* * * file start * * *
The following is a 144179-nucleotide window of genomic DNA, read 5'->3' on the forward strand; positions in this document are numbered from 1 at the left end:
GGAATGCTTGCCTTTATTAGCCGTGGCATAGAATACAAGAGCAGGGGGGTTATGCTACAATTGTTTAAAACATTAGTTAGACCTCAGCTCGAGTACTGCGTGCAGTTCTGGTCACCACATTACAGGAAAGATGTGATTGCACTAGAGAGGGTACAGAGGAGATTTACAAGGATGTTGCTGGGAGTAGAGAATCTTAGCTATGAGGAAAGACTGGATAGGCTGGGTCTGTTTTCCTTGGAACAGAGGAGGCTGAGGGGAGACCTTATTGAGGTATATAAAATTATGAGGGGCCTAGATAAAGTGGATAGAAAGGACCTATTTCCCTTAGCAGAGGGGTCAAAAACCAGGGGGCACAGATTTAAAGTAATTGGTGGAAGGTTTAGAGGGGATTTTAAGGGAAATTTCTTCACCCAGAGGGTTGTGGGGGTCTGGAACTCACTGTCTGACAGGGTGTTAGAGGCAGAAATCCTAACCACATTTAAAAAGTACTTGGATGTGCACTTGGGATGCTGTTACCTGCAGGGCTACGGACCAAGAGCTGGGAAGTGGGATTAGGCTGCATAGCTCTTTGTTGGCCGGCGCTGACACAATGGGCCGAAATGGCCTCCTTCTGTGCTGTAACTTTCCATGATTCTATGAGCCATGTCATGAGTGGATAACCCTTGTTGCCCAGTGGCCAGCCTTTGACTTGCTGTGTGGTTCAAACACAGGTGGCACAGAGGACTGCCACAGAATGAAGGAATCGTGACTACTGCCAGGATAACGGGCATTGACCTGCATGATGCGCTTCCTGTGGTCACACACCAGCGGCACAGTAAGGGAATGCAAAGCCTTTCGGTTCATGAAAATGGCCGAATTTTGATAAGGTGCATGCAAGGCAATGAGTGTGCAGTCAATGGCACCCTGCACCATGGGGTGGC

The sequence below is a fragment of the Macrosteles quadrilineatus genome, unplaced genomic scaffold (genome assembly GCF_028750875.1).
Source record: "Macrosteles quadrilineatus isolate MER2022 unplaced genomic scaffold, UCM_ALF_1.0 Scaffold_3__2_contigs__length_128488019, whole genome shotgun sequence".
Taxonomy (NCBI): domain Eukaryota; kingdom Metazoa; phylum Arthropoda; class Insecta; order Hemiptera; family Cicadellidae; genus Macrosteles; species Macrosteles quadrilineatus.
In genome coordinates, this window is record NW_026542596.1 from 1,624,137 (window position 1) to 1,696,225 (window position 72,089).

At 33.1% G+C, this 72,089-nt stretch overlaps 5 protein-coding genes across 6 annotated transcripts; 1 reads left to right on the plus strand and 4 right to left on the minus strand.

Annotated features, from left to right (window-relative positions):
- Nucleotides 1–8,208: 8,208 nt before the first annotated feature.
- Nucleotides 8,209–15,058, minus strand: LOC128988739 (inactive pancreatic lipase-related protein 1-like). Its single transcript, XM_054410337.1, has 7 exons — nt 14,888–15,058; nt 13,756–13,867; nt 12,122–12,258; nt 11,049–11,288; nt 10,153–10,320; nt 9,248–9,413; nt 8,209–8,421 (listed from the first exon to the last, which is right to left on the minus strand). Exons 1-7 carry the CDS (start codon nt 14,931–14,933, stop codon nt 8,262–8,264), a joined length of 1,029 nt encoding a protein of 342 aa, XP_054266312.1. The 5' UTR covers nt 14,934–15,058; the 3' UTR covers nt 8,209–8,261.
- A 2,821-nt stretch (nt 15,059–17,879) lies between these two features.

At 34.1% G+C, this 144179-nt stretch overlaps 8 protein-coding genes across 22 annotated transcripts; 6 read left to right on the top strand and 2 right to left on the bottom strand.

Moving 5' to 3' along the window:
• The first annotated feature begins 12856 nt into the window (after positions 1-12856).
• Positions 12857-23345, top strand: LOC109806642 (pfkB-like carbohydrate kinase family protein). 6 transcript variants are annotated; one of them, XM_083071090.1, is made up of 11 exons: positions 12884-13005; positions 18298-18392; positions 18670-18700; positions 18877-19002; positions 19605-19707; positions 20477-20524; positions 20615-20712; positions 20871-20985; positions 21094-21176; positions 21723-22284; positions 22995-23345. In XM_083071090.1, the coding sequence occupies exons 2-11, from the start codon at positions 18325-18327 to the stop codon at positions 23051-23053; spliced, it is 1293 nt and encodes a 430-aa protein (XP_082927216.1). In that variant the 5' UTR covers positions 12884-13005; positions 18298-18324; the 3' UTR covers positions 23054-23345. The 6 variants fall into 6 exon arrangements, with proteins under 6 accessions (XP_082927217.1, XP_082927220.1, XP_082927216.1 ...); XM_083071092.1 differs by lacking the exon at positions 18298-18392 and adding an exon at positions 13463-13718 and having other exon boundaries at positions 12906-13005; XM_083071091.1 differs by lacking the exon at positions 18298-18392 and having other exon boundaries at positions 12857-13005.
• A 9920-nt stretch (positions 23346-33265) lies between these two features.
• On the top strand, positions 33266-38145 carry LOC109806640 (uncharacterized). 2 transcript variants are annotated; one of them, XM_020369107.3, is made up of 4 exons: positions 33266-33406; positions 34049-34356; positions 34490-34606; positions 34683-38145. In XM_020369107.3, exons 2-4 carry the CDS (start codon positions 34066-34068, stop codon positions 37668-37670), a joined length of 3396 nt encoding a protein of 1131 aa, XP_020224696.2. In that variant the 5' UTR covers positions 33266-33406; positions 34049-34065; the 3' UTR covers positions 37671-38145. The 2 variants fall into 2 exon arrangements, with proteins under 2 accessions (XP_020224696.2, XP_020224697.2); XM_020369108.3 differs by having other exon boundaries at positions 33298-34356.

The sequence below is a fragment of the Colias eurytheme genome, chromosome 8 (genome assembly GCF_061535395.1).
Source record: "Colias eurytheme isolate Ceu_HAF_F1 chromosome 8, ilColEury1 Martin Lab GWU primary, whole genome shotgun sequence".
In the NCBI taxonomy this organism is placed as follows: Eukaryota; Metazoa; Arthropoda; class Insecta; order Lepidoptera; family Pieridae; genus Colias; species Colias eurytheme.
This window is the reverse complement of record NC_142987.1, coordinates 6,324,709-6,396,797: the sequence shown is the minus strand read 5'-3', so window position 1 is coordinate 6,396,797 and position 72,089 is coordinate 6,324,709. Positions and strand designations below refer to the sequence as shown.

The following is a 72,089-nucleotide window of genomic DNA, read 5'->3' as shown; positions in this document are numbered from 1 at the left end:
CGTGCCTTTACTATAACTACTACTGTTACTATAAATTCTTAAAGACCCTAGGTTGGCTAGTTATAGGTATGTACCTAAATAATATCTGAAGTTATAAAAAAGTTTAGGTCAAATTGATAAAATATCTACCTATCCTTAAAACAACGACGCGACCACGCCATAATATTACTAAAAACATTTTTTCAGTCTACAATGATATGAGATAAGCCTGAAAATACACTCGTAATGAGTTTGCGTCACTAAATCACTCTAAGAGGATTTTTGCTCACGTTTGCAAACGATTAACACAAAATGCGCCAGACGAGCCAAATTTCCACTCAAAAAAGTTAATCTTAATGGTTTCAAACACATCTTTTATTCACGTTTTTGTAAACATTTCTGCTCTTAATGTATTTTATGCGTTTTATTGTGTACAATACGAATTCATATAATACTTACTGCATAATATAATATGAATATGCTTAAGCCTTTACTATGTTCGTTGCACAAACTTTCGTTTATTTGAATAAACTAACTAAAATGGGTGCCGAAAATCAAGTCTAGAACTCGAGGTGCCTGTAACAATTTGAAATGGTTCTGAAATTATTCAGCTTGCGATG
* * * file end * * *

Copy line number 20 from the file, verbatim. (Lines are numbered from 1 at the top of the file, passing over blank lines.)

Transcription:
In the NCBI taxonomy this organism is placed as follows: Eukaryota; Metazoa; Arthropoda; class Insecta; order Lepidoptera; family Pieridae; genus Colias; species Colias eurytheme.